Nothing particularly new here, except that USDOT will be sticking with the 11 already designated corridors (incl. the NEC). Disneyland to Las Vegas, the Texas T-bone and other hopefuls are not mentioned. So far, the President is talking about the $8 billion in the stimulus bill plus a measly $1 billion for each of the next five years. That’s enough to get started, but not nearly enough to leave a legacy.
On the plus side, he mentions the need for long-term commitments from states. Presumably, that translates to a preference for those willing to put some serious skin in the game, e.g. California.
California’s much more ambitious bullet train network would presumably fall into the second “track” but it’s unclear if there will be anything left in the kitty at that point. Still, given the increasing amount of political capital the President is investing in HSR, it seems likely that future bills will increase the total amount available once USDOT has put in place a suitably technocratic process for evaluating grant applications on their merits. Washington being what it is, the notion that political considerations such as swing state status won’t matter is probably more pious hope than realistic expectation.
In particular, additional federal funding for planning and development of additional HSR corridors will be sought in the context of the regular surface transportation bills. In plain English, that means rail proponents will have to duke it out with the highway lobby. Fortunately, the principle that transit projects will be eligible for up to 80% federal funding, putting them on par with highways, has already been established. Note that those regular bills would also be the appropriate place to make adjustments to the map of eligible corridors. The current one dates back to 2002.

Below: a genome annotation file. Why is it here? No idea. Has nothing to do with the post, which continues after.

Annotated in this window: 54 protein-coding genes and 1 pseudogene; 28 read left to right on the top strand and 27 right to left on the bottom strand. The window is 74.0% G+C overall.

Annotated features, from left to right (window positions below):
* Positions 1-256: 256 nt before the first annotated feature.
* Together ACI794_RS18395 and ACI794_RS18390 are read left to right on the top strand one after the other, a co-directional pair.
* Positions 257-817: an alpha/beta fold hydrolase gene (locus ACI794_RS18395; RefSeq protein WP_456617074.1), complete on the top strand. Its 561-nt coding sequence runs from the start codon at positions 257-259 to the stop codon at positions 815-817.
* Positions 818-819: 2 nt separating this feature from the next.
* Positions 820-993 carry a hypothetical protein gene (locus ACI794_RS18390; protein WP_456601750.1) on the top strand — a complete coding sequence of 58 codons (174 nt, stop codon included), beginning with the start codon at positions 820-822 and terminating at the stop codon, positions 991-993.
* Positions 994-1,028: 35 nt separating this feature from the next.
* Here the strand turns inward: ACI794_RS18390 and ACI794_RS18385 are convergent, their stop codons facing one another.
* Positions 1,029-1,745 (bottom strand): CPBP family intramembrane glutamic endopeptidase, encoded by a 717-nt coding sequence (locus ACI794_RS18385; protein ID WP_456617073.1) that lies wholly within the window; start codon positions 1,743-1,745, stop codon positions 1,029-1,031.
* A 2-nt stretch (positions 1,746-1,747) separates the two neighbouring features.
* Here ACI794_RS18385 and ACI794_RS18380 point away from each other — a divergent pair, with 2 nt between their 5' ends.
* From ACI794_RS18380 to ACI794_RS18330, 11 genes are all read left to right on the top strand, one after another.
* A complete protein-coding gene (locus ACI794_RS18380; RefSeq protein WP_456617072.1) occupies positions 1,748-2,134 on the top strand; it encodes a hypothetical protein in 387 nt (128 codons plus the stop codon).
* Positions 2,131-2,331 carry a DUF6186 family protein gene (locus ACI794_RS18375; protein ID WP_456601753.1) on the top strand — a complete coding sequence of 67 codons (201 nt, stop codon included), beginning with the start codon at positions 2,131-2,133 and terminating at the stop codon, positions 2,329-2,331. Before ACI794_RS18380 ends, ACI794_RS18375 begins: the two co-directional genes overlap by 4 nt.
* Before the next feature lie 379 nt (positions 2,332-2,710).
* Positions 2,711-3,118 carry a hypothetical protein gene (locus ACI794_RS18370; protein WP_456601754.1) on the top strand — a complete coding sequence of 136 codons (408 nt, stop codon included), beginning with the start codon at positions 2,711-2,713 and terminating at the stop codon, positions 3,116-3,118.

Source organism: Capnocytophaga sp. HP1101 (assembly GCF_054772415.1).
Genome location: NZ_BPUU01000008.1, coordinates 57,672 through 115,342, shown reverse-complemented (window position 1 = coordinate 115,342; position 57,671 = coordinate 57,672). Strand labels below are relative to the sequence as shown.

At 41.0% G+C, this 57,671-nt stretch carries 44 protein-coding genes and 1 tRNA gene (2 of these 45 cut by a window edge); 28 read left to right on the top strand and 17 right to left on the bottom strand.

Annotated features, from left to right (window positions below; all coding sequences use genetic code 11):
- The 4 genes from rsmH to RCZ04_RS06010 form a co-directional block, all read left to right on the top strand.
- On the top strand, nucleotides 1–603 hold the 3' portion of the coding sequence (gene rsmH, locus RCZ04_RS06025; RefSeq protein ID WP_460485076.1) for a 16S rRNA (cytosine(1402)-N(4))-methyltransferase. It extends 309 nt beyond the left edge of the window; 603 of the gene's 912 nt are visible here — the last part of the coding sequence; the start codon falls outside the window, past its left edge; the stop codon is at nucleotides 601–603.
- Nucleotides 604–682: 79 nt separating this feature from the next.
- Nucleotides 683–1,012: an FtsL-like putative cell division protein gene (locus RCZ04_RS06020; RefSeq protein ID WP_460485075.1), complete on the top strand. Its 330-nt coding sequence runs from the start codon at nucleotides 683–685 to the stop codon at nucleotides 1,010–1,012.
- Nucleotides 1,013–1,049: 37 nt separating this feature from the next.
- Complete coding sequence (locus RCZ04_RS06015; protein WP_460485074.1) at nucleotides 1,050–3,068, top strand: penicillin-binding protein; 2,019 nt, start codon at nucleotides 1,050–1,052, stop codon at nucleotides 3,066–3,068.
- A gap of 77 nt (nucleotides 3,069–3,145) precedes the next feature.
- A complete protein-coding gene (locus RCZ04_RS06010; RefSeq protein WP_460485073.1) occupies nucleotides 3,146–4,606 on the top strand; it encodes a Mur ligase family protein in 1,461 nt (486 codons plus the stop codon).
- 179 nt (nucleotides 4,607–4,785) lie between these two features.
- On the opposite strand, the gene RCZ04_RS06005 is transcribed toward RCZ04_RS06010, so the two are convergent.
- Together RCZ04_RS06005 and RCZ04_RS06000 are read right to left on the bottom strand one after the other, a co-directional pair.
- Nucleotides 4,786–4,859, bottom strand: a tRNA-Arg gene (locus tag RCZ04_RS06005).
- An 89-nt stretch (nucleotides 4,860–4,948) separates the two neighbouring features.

In addition, FRA will need some additional funding for drawing up rules enabling mixed traffic on rapid rail routes as well as bullet train operations at speeds exceeding 150mph. The various HSR allocations do allow USDOT to retain a small fraction of the total grant volume for its own operations in support of HSR implementation.